Love is in the air! Here are some fun facts about love and Valentine’s Day:
* Valentine’s Day started with the Romans. There are two theories about the origin of Valentine’s Day. According to History.com, the day derives from Lupercalia, a raucous Roman festival on February 15th where men stripped naked and spanked young maidens in the hopes of increasing their fertility. The second theory is that while the Roman Emperor Claudius II was trying to bolster his army, he forbade young men to marry (because apparently single men make better soldiers). In the spirit of love, St. Valentine defied the ban and performed secret marriages, as History.com reports. For his disobedience, Valentine was executed on February 14th.
* Passing out Valentines is a 600-year-old tradition. Each year, kids in classrooms across America hand out Valentine’s Day cards to their classmates. According to History.com, the oldest record of a Valentine was a poem Charles Duke of Orleans wrote to his wife when he was imprisoned in the Tower of London in 1415. For lack of a better phrase. the rest is history.
* Today, millions of greeting cards are purchased every year. We’re talking 144 million greeting cards being exchanged industry-wide every year for Valentine’s Day in the U.S. alone, according to Hallmark.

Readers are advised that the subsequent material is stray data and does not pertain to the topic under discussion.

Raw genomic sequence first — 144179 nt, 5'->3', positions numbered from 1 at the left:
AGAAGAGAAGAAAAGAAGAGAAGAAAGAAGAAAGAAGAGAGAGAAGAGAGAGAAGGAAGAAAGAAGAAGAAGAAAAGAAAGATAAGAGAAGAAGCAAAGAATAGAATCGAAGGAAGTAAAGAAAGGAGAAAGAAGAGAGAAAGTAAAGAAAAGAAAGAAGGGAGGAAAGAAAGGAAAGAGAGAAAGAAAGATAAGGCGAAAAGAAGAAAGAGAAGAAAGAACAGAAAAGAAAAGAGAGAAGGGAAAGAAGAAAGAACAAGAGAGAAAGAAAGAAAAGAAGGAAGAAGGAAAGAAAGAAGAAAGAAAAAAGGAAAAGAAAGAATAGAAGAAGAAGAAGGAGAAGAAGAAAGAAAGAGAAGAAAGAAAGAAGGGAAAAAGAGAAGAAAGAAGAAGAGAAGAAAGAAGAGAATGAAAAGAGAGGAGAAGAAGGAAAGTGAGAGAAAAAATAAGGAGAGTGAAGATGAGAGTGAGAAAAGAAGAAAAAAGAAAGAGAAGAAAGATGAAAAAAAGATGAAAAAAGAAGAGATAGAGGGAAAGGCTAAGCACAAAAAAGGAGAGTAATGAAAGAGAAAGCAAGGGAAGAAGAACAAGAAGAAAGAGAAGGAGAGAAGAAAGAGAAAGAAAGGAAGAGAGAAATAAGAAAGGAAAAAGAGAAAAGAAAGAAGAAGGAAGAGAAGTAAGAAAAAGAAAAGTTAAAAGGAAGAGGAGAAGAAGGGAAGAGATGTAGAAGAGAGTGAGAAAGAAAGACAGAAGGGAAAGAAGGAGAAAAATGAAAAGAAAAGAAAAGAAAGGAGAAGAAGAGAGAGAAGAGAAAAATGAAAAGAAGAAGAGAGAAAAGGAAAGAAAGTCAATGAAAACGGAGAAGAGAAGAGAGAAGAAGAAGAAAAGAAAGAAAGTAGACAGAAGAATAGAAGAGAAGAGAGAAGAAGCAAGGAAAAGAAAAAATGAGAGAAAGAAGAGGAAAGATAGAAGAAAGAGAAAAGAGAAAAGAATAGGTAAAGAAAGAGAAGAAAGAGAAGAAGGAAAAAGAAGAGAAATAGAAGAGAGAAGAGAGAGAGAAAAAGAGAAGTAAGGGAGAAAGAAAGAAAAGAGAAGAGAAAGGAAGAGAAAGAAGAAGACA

* Wearing your heart on your sleeve is more than just a phrase. In the Middle Ages, young men and women drew names to see who their Valentine would be, the LA Times reports. According to Smithsonian, they would wear the name pinned to their sleeve for one week so that everyone would know their supposed true feelings.
* Candy hearts were originally medical lozenges. In 1847, Boston pharmacist Oliver Chase invented a machine that simplified the lozenge production process, resulting in the first candy-making machine, according to The Oxford Encyclopedia of Food and Drink in America. After identifying an opportunity to revolutionize the candy business, Chase shifted his focus to candy production with Necco wafers.
* The candies got their iconic shape much later. It wasn’t until 15 years after the creation of Necco wafers that Daniel Chase’s brother, Oliver Chase, developed a way to press words onto the candy lozenges with a felt roller pad and vegetable food coloring. According to HuffPost, the conversational candies officially became heart-shaped in 1902, and today Necco says about 100,000 of them are sold each year.
* The heart shape wasn’t always a romantic symbol. According to Time, the heart was once widely believed to be humans’ center of memory, where feelings of love were recorded. However, we have French and Italian artists from the 14th century to thank for the symbol that we know and love today, as they were the first ones to start using this motif in their work.
* Cupid’s bow and arrow weren’t just for show. In Roman mythology, Cupid is the son of Venus, the goddess of love and beauty, as Medium reports. According to CNN, he’s often depicted with a bow and arrows to pierce hearts and cast a spell of love.